As expected, the $6.4 billion arms deal for Taiwan that Washington announced Jan. 29 has caused the temperature of the already chilly U.S-China relationship to plummet. Defensive in nature, the weapons package includes 114 Patriot air-defense missiles, two Osprey mine-sweeping ships, 60 Black Hawk helicopters, fighter jet communications technology, machine guns and ammunition. Notably, the Obama administration rejected selling Taiwan F-16 fighter jets, calling such a move “too provocative” toward Beijing.

China, which considers Taiwan to be a part of its territory, has condemned Washington’s decision, calling the deal “rude interference in China’s internal affairs” and characterizing it as running counter to bilateral commitments made in November when U.S. President Barack Obama visited China.

Beijing has wasted no time in taking retaliatory action, suspending military and security dialogue with the United States — including high-level talks on nuclear nonproliferation, arms control and strategic security — and threatening to impose sanctions against U.S. companies involved in the weapons deal.

The Obama administration has defended its decision, saying that it is “committed to Taiwan’s defense.” While the U.S. government does not recognize Taiwan as a sovereign nation, the 1979 Taiwan Relations Act obligates it to ensure Taiwan is capable of responding to Chinese threats and to sell Taiwan defensive weapons. China has not renounced the use of force against Taiwan, and it is estimated it has more than 1,000 ballistic missiles aimed at the island.

Washington claims that the defense package will help to maintain a balance of power in the Taiwan Strait. China’s defense budget has grown annually at a double-digit rate for more than a decade and in 2009 jumped 15 percent to $69 billion — more than seven times Taiwan’s military spending that year — and defense experts believe the balance of military power has tipped in China’s favor.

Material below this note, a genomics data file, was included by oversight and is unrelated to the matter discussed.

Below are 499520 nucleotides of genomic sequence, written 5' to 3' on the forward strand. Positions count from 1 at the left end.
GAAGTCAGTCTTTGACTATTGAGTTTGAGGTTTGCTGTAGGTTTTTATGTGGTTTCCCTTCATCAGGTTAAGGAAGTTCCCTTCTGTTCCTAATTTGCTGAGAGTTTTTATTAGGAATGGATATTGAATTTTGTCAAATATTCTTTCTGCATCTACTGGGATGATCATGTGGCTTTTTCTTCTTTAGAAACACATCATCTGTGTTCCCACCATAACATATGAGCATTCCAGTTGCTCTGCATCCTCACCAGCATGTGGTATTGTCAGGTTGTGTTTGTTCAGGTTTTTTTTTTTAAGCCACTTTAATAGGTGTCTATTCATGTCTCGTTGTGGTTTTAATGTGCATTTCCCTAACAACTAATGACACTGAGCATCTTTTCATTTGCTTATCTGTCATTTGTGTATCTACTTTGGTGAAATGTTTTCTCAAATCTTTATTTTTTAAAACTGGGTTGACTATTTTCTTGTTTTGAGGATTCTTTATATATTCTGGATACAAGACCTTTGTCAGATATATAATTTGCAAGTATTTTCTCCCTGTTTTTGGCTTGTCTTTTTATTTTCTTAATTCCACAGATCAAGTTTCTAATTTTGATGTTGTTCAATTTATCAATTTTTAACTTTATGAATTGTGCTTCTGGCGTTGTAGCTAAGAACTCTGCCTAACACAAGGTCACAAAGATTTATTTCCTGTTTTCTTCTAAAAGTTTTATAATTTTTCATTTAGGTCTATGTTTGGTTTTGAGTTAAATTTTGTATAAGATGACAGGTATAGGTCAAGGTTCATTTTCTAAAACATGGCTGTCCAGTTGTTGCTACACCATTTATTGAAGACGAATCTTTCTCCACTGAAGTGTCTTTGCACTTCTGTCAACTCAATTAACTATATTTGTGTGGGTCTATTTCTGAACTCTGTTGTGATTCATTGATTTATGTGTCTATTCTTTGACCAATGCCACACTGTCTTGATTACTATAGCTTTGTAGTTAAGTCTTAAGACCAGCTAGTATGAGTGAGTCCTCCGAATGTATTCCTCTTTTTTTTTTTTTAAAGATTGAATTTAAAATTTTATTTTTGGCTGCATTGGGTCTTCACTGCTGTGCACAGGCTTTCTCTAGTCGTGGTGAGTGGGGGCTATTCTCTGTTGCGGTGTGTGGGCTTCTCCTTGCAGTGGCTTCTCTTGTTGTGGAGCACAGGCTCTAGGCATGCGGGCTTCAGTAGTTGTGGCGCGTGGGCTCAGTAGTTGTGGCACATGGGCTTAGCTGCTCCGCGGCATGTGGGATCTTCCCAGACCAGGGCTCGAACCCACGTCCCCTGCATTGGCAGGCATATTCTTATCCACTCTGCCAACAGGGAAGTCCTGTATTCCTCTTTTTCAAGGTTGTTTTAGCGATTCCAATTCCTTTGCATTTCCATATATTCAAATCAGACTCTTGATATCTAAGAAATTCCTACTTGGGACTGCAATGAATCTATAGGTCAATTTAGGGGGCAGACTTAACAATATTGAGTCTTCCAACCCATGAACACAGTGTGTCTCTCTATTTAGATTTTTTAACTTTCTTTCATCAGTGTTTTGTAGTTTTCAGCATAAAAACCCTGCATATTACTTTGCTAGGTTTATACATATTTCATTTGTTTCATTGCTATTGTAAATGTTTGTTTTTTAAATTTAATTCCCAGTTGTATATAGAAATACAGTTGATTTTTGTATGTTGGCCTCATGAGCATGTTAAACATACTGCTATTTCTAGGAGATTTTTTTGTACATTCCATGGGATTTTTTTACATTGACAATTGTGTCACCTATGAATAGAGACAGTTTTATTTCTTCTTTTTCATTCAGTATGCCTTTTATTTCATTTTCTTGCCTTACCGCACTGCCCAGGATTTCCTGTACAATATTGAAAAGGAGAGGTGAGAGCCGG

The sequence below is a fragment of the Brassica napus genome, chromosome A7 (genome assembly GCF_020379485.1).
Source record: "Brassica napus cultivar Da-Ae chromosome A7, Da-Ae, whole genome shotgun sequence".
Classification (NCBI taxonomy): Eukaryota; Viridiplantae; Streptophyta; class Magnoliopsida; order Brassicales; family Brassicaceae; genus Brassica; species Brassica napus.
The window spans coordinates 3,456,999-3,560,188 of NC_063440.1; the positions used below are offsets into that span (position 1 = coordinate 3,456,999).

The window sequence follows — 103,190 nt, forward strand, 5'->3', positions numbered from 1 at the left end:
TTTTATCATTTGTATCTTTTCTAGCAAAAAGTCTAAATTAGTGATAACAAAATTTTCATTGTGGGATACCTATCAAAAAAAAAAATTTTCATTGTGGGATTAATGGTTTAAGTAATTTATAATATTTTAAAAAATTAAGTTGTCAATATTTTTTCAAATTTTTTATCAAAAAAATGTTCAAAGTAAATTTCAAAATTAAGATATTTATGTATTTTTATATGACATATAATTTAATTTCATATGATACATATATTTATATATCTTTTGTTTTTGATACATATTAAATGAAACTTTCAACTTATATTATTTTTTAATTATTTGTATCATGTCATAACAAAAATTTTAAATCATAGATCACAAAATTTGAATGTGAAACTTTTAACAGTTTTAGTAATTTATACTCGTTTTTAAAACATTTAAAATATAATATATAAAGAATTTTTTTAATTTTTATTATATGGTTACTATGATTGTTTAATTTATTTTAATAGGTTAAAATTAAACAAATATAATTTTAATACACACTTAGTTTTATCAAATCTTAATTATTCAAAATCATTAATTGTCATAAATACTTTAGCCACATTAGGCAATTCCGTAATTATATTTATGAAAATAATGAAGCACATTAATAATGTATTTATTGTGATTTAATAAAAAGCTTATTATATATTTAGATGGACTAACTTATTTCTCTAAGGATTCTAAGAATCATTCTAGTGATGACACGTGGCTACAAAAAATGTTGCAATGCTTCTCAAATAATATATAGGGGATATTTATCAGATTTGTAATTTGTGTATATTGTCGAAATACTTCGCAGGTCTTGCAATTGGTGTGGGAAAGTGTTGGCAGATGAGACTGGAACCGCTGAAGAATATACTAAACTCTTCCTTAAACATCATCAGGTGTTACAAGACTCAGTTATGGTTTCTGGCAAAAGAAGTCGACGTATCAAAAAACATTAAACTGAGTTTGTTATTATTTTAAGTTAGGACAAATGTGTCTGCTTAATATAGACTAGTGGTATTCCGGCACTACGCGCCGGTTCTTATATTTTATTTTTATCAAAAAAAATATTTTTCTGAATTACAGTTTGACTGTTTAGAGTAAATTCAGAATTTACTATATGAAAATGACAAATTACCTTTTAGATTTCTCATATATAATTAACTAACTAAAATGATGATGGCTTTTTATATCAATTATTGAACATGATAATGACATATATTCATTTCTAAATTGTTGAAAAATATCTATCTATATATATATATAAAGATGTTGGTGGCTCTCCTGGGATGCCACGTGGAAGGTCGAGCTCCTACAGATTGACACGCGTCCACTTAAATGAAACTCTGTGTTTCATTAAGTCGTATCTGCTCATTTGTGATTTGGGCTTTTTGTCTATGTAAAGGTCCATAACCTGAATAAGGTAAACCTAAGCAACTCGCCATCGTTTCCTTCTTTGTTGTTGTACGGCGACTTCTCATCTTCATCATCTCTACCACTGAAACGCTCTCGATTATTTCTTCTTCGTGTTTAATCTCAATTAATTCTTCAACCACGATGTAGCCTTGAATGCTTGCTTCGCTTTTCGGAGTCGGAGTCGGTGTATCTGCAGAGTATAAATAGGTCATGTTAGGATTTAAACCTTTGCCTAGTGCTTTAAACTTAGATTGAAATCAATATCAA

Viewed from Washington’s perspective it is understandable that it would want to bolster Taiwan’s deterrence capability. Should war erupt between the China and Taiwan, the U.S. — and possibly its regional allies — would be drawn into what could be a very costly conflict. U.S. officials and security experts have also stated that the arms package will help to reassure U.S. allies Japan and South Korea that Washington remains committed to maintaining peace and stability in Asia.

The arms deal is only the latest source of friction in China-U.S. ties. Also simmering are disputes over trade, currency rate valuations, cyber-spying and an upcoming meeting between President Obama and the Dalai Lama. Given the vital roles the U.S. and China play in the world economy and global security — their cooperation is vital for nuclear nonproliferation — Washington and Beijing should strive to put their relationship on an even keel.

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